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Assessing the role of GPs in Nordic health care systems

Randolph K. Quaye (World Studies Department, Ohio Wesleyan University, Delaware, Ohio, USA)

Leadership in Health Services

ISSN: 1751-1879

Article publication date: 3 May 2016




This paper examines the changing role of general practitioners (GPs) in Nordic countries of Sweden, Norway and Denmark. It aims to explore the “gate keeping” role of GPs in the face of current changes in the health care delivery systems in these countries.


Data were collected from existing literature, interviews with GPs, hospital specialists and representatives of Danish regions and Norwegian Medical Association.


The paper contends that in all these changes, the position of the GPs in the medical division of labor has been strengthened, and patients now have increased and broadened access to choice.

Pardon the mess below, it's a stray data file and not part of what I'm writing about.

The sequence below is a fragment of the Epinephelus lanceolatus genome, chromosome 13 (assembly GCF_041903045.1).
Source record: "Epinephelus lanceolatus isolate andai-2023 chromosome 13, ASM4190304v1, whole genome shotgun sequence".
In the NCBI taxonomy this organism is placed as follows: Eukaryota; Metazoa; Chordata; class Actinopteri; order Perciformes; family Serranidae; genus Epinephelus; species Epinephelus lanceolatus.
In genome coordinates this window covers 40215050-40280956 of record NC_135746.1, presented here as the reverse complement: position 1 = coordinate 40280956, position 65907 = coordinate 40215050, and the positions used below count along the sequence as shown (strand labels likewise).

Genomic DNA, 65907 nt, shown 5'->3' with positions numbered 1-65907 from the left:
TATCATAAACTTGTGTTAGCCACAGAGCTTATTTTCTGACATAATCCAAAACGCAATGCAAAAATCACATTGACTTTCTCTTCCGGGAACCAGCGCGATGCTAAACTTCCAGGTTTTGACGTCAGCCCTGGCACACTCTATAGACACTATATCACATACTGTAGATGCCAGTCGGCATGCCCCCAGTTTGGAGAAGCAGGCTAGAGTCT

Research limitations/implications

Health care cost and high cancer mortality rates have forced Nordic countries of Sweden, Norway and Denmark to rethink their health care systems. Several attempts have been made to reduce health care cost through market reform and by strenghtening the position of GPs. The evidence suggests that in Norway and Denmark, right incentives are in place to achieve this goal. Sweden is not far behind. The paper has limitations of a small sample size and an exclusive focus on GPs.

Practical implications

Anecdotal evidence suggests that physicians are becoming extremely unhappy. Understanding the changing status of primary care physicians will yield valuable information for assessing the effectiveness of Nordic health care delivery systems.

Social implications

This study has wider implications of how GPs see their role as potential gatekeepers in the Nordic health care systems. The role of GPs is changing as a result of recent health care reforms.


This paper contends that in Norway and Denmark, right incentives are in place to strengthen the position of GPs.



Quaye, R.K. (2016), "Assessing the role of GPs in Nordic health care systems", Leadership in Health Services, Vol. 29 No. 2, pp. 122-135.



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Copyright © 2016, Emerald Group Publishing Limited

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